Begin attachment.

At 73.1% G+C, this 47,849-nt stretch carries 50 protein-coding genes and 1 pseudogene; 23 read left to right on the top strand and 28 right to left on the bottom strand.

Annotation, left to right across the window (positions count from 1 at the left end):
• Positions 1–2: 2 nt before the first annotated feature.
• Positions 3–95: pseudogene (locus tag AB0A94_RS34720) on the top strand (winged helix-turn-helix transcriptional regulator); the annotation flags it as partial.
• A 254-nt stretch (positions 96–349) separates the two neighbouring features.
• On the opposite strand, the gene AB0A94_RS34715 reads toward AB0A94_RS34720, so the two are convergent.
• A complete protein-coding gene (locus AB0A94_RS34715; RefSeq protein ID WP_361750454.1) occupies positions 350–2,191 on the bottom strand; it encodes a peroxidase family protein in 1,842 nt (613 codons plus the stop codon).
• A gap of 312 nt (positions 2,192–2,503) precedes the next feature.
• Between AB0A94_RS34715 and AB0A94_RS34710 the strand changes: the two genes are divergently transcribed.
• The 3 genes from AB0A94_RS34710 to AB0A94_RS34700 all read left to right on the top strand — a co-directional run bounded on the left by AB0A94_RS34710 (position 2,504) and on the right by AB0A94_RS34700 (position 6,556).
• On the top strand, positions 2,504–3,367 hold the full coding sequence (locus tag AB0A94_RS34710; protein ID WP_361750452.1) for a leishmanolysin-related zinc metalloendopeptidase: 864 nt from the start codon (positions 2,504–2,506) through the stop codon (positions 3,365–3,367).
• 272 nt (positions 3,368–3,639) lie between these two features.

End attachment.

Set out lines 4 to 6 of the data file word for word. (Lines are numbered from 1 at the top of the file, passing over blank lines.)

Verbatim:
• Positions 3–95: pseudogene (locus tag AB0A94_RS34720) on the top strand (winged helix-turn-helix transcriptional regulator); the annotation flags it as partial.
• A 254-nt stretch (positions 96–349) separates the two neighbouring features.
• On the opposite strand, the gene AB0A94_RS34715 reads toward AB0A94_RS34720, so the two are convergent.